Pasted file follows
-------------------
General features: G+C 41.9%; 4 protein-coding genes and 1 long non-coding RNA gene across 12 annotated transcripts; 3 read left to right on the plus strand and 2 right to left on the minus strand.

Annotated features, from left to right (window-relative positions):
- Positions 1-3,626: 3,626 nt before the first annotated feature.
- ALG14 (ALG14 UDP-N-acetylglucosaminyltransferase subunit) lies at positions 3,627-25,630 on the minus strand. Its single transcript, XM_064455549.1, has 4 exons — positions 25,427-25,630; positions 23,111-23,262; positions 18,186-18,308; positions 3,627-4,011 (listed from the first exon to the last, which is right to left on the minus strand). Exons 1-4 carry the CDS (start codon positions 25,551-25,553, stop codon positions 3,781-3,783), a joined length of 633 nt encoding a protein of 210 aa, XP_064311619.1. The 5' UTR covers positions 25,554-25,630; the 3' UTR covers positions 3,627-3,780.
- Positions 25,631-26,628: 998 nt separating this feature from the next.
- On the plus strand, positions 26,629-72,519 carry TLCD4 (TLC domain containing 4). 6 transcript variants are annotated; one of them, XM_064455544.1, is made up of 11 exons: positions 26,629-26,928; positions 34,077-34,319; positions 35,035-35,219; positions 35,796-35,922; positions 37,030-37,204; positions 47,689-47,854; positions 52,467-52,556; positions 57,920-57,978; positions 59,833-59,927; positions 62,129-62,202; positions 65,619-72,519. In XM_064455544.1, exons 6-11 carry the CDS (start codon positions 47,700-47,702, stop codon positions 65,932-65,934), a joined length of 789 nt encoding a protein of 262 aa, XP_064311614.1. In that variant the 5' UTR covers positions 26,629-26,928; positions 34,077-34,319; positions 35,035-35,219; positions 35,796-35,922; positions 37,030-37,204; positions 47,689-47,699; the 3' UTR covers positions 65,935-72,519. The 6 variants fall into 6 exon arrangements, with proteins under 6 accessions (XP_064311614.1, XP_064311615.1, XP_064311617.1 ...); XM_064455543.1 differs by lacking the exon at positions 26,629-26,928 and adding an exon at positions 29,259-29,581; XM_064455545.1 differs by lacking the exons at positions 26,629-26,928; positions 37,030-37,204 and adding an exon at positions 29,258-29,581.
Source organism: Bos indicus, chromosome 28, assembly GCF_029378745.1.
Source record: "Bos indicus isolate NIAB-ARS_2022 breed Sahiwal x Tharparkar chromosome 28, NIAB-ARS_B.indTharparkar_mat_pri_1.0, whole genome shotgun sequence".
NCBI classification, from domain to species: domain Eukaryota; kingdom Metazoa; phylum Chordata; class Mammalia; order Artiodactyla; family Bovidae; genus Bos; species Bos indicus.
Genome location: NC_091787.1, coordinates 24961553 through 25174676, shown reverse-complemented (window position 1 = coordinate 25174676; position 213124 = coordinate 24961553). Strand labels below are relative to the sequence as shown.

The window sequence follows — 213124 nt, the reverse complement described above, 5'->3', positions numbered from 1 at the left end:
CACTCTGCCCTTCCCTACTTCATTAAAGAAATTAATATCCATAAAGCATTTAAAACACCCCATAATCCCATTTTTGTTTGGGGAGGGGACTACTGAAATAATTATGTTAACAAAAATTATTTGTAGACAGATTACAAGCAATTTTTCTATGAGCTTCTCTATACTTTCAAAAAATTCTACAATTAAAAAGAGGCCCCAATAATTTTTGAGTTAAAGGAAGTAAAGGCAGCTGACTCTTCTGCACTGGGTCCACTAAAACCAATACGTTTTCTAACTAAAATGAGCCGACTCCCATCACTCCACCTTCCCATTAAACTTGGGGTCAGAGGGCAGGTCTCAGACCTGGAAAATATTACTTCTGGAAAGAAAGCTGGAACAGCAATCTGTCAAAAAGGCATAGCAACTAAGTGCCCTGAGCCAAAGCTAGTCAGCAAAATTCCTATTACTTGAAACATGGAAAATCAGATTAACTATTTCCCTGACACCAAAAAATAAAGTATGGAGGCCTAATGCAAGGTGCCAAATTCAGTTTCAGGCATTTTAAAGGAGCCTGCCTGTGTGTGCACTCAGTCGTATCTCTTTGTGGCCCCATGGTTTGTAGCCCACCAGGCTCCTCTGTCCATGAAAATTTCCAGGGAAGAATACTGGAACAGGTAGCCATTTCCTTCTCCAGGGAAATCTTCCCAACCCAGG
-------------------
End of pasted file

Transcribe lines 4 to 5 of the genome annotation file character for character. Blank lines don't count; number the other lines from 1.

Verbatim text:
- ALG14 (ALG14 UDP-N-acetylglucosaminyltransferase subunit) lies at positions 3,627-25,630 on the minus strand. Its single transcript, XM_064455549.1, has 4 exons — positions 25,427-25,630; positions 23,111-23,262; positions 18,186-18,308; positions 3,627-4,011 (listed from the first exon to the last, which is right to left on the minus strand). Exons 1-4 carry the CDS (start codon positions 25,551-25,553, stop codon positions 3,781-3,783), a joined length of 633 nt encoding a protein of 210 aa, XP_064311619.1. The 5' UTR covers positions 25,554-25,630; the 3' UTR covers positions 3,627-3,780.
- Positions 25,631-26,628: 998 nt separating this feature from the next.